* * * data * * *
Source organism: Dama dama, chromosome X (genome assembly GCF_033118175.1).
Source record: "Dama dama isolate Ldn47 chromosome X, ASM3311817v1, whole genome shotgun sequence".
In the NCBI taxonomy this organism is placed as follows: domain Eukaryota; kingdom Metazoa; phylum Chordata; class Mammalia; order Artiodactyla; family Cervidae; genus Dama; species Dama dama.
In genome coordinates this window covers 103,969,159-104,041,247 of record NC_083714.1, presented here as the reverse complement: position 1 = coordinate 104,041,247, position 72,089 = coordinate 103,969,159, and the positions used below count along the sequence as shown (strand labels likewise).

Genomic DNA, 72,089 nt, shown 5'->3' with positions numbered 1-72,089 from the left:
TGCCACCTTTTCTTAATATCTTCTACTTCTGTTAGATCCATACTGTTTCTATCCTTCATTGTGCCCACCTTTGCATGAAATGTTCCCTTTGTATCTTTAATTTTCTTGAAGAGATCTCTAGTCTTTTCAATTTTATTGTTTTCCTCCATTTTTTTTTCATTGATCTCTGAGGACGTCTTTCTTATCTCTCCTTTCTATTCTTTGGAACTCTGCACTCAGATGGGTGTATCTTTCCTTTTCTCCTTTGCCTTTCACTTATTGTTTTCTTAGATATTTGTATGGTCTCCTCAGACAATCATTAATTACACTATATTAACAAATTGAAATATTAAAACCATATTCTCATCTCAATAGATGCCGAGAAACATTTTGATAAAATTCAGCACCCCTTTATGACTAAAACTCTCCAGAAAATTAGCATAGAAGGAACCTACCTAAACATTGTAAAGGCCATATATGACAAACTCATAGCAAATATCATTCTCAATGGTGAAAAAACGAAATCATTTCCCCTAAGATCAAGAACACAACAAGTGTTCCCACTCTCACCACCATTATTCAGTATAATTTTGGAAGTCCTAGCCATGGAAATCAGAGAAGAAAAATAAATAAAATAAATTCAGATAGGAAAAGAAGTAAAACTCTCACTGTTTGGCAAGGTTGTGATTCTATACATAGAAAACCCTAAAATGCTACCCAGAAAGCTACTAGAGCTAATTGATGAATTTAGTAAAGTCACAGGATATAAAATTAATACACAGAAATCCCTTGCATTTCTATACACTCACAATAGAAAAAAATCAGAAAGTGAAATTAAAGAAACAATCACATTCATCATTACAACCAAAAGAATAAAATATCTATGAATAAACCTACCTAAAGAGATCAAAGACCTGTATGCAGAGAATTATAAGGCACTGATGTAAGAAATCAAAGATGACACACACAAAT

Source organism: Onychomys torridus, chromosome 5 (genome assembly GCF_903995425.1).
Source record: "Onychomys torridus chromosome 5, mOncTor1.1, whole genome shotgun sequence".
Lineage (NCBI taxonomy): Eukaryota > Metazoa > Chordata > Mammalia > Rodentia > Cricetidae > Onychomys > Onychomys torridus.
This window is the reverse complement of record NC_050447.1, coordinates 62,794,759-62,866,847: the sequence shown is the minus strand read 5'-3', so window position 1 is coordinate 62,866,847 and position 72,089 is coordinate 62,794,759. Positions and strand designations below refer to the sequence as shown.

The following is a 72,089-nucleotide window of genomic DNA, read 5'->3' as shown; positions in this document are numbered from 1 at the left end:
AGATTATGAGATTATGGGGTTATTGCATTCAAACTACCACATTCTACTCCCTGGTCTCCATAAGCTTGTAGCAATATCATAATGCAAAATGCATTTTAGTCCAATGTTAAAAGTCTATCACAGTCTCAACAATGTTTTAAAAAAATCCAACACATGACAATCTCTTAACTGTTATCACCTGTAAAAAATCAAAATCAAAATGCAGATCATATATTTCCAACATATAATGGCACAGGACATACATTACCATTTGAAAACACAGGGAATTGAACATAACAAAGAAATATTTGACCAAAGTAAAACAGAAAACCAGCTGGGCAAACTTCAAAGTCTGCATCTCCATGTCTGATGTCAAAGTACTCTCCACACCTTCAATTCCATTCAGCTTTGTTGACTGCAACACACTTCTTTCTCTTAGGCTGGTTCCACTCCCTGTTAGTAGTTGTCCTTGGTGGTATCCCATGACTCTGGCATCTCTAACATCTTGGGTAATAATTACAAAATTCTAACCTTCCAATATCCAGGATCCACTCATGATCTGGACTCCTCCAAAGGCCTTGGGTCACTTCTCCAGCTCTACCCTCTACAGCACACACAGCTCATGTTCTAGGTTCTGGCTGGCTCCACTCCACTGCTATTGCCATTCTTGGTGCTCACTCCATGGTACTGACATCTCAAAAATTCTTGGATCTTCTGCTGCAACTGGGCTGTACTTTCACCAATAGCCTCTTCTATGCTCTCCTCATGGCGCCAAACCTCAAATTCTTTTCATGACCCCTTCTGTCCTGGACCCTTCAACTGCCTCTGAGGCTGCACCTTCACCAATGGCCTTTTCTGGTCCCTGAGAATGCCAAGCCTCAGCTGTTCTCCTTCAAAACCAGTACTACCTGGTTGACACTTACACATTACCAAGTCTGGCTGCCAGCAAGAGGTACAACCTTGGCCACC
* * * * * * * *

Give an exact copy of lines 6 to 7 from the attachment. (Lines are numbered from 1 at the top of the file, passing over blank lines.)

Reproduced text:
TGCCACCTTTTCTTAATATCTTCTACTTCTGTTAGATCCATACTGTTTCTATCCTTCATTGTGCCCACCTTTGCATGAAATGTTCCCTTTGTATCTTTAATTTTCTTGAAGAGATCTCTAGTCTTTTCAATTTTATTGTTTTCCTCCATTTTTTTTTCATTGATCTCTGAGGACGTCTTTCTTATCTCTCCTTTCTATTCTTTGGAACTCTGCACTCAGATGGGTGTATCTTTCCTTTTCTCCTTTGCCTTTCACTTATTGTTTTCTTAGATATTTGTATGGTCTCCTCAGACAATCATTAATTACACTATATTAACAAATTGAAATATTAAAACCATATTCTCATCTCAATAGATGCCGAGAAACATTTTGATAAAATTCAGCACCCCTTTATGACTAAAACTCTCCAGAAAATTAGCATAGAAGGAACCTACCTAAACATTGTAAAGGCCATATATGACAAACTCATAGCAAATATCATTCTCAATGGTGAAAAAACGAAATCATTTCCCCTAAGATCAAGAACACAACAAGTGTTCCCACTCTCACCACCATTATTCAGTATAATTTTGGAAGTCCTAGCCATGGAAATCAGAGAAGAAAAATAAATAAAATAAATTCAGATAGGAAAAGAAGTAAAACTCTCACTGTTTGGCAAGGTTGTGATTCTATACATAGAAAACCCTAAAATGCTACCCAGAAAGCTACTAGAGCTAATTGATGAATTTAGTAAAGTCACAGGATATAAAATTAATACACAGAAATCCCTTGCATTTCTATACACTCACAATAGAAAAAAATCAGAAAGTGAAATTAAAGAAACAATCACATTCATCATTACAACCAAAAGAATAAAATATCTATGAATAAACCTACCTAAAGAGATCAAAGACCTGTATGCAGAGAATTATAAGGCACTGATGTAAGAAATCAAAGATGACACACACAAAT

Source organism: Onychomys torridus, chromosome 5 (genome assembly GCF_903995425.1).